Everyone experiences procrastination—both the enticement it initially offers and then the frustration and regret it delivers afterwards. Despite the accusations and negative connotation, procrastination is NOT a character flaw! Rather procrastination is a strategic response to a negative thought the brain generates either consciously or unconsciously.

Strategic—REALLY?

When you attempt something new, your energy-conserving, efficient brain generates resistance in some form. Thoughts such as these flood your mind:

  • I can’t do this.
  • It will never be good enough.
  • What the point?
  • I’ve already tried and it won’t work.
  • I’ve never been any good at things like this. 

These negative thoughts immediately (1) produce pain sensations that (2) alert the survival-focused aspect of the brain (3) to AVOID pain and SEEK pleasure.

All approaches to combating procrastination must contend with the reality that procrastination is serving as a survival strategy, protecting you from perceived danger.

Yet take a closer look! Notice that the perceived dangers are fears! They are fears of failing, making mistakes, falling short, revealing inadequacies, embarrassment, public humiliation, etc. These fears are not life threatening; but ironically, procrastination often insures your worst fears are realized.

Your Challenge:

  • Identify the negative thoughts that trigger the pain sensation in your brain that leads to pain-avoiding and pleasure-seeking activities (procrastination). This can be challenging because many of these thoughts are unconscious. Yet this reality only highlights the importance of increasing your awareness of your thoughts, feelings, and behaviors.
  • Recognize your pain-avoiding and pleasure-seeking activities. This can be tricky because some procrastination activities are essential, helpful, and wholesome, BUT they can serve as pain-avoiding and pleasure-creating activities helping you escape the fears associated with your most challenging work (writing, designing, creating). Have you noticed how the seemingly urgent, ultimately necessary, and wholesome activities attempt to consume the time you intended for your most challenging work by bargaining with you and pleading to be done first?

Exercises to help you meet this challenge:

1. List the feelings you associate with doing your most challenging work (writing, designing, creating). Since feelings result from thoughts, what thoughts do you notice are behind these feelings?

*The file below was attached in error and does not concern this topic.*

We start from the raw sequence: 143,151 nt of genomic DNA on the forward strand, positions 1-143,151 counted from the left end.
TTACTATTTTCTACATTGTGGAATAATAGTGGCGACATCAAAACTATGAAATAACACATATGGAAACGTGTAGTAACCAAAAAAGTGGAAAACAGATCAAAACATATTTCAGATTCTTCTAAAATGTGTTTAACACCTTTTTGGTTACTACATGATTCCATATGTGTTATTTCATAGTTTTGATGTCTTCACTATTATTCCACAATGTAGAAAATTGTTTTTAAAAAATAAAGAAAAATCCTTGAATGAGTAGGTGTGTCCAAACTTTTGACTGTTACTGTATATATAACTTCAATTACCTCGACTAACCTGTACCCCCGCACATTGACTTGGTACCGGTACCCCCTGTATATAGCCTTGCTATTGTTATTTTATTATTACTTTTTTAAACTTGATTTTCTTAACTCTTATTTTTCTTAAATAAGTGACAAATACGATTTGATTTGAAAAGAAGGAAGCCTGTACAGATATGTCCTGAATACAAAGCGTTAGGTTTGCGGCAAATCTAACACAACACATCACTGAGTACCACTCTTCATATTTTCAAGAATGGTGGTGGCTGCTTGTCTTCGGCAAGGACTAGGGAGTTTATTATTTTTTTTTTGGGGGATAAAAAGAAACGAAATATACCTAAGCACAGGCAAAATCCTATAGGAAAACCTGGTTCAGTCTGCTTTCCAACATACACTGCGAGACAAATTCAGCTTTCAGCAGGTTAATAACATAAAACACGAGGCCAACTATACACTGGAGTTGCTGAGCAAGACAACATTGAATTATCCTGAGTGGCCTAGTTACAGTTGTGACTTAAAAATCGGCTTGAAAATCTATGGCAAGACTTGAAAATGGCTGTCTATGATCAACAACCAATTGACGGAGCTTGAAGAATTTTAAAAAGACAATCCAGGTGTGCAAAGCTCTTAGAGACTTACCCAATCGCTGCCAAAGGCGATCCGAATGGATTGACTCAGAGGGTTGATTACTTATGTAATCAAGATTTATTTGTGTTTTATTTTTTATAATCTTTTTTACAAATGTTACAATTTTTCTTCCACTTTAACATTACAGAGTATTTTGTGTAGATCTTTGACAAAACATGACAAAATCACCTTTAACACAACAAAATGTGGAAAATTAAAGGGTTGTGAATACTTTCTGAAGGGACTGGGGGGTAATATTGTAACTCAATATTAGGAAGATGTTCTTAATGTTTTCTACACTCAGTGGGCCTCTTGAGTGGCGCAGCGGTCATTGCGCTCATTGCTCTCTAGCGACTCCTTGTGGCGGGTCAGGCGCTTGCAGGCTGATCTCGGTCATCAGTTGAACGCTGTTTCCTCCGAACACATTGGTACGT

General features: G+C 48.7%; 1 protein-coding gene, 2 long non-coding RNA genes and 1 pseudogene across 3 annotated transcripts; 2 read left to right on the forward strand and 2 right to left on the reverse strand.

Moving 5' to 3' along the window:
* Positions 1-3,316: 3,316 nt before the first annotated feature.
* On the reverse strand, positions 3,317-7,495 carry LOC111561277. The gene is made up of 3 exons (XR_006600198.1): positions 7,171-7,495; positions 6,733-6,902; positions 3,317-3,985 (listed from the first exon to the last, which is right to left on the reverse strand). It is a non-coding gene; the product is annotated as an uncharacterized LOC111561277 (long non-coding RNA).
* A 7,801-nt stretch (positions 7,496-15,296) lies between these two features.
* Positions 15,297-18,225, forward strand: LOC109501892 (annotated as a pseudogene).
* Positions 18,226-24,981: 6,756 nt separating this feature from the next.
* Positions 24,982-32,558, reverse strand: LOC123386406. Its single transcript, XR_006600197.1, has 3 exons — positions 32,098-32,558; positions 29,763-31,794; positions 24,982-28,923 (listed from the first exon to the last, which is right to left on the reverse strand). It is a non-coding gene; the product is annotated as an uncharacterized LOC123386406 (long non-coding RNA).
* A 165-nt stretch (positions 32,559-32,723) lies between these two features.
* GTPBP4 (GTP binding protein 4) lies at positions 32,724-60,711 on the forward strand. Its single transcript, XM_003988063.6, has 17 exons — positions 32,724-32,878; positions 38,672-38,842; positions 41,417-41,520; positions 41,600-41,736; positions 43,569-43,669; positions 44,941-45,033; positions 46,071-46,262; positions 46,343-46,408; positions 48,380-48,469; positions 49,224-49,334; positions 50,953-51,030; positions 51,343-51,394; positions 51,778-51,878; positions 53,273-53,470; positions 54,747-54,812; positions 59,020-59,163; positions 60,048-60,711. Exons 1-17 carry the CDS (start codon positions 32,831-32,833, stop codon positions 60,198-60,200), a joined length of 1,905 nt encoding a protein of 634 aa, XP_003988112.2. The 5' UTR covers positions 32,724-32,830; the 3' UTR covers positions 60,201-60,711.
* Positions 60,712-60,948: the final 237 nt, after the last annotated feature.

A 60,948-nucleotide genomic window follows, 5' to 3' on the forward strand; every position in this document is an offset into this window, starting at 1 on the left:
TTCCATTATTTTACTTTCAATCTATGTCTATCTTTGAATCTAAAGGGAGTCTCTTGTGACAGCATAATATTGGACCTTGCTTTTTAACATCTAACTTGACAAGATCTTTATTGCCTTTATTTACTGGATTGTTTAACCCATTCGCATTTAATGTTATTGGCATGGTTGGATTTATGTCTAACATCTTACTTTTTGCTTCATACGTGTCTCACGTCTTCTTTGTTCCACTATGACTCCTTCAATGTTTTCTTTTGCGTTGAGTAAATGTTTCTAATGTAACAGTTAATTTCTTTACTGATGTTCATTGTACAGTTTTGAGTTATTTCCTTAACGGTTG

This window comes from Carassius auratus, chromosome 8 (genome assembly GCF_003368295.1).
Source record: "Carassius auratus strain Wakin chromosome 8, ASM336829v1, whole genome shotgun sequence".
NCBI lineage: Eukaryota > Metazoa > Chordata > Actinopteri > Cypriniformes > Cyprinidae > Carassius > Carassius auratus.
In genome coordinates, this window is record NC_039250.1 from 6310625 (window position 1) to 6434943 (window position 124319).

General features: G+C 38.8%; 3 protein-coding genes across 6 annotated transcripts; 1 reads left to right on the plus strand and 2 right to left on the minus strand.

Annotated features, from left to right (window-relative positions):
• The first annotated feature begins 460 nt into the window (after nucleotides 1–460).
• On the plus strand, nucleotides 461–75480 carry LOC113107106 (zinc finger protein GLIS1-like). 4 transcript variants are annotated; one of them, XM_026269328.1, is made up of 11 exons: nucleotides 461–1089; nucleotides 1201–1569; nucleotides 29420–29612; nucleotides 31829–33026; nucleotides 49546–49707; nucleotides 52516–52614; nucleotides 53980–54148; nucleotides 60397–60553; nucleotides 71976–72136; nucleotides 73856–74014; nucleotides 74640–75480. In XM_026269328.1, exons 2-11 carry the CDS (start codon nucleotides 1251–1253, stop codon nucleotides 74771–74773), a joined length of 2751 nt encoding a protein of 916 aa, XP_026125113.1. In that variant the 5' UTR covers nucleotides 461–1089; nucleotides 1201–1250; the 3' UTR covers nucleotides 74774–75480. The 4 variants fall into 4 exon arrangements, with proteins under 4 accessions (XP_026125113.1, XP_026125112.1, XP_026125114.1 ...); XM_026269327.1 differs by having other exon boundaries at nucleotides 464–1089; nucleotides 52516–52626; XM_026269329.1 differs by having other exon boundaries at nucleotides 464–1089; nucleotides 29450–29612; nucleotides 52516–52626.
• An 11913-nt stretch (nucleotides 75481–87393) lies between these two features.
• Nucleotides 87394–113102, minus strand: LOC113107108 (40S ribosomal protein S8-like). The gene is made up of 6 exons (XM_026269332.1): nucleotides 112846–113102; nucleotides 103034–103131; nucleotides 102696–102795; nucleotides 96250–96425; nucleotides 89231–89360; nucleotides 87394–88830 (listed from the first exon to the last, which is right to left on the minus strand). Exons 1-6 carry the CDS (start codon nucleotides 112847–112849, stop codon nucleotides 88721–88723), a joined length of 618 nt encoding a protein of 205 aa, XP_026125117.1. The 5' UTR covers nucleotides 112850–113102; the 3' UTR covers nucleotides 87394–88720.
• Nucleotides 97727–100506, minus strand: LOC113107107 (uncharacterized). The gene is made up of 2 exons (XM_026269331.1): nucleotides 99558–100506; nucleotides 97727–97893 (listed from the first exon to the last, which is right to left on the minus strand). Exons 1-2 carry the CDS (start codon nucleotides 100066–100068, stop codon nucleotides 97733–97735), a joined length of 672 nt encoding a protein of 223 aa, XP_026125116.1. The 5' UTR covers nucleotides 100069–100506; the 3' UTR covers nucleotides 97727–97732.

2. List some of your common “Bad/Wasteful” pain-avoiding and pleasure-seeking (procrastination) activities. You likely don’t need any help coming up with these.

3. List some of your common “Good/Busyness” pain-avoiding and pleasure-seeking (procrastination) activities. E.g. Responding quickly to email and/or texts. Perfecting your strength. Meeting a request from someone else.

These exercises can heighten your awareness of the thoughts and feelings that trigger your particular procrastination habits.

  • Awareness increases your understanding of your habits, which increases the probability that you will take ACTION!
  • Awareness is a catalyst for ACTION! But as Neil Fiore explains beautifully in The Now Habit, without ACTION behaviors don’t change. Without behavior changes, challenging, meaningful goals remain unmet. 
  • Combatting procrastination habits and making progress on your most challenging work, which make your most meaningful goals possible, requires ACTION! 

For more thorough exploration of procrastination Download “18 ESSENTIAL Beliefs and Strategies for Combating Procrastination.”

Choose a few strategies from this tool then PRACTICE THEM!!! After all, since procrastination is a strategic response you need to up your strategic game.

Strategies and awareness—awesome! But ultimately members of the supporting cast for the only real star ACTION!

 

 

Chris Lawton

 

Check out Faculty Success! my new One-on-One Coaching for early career faculty who live with the constant pressure of high expectations and need confidence and practical tools to meet these challenges while creating a meaningful life beyond academic successes.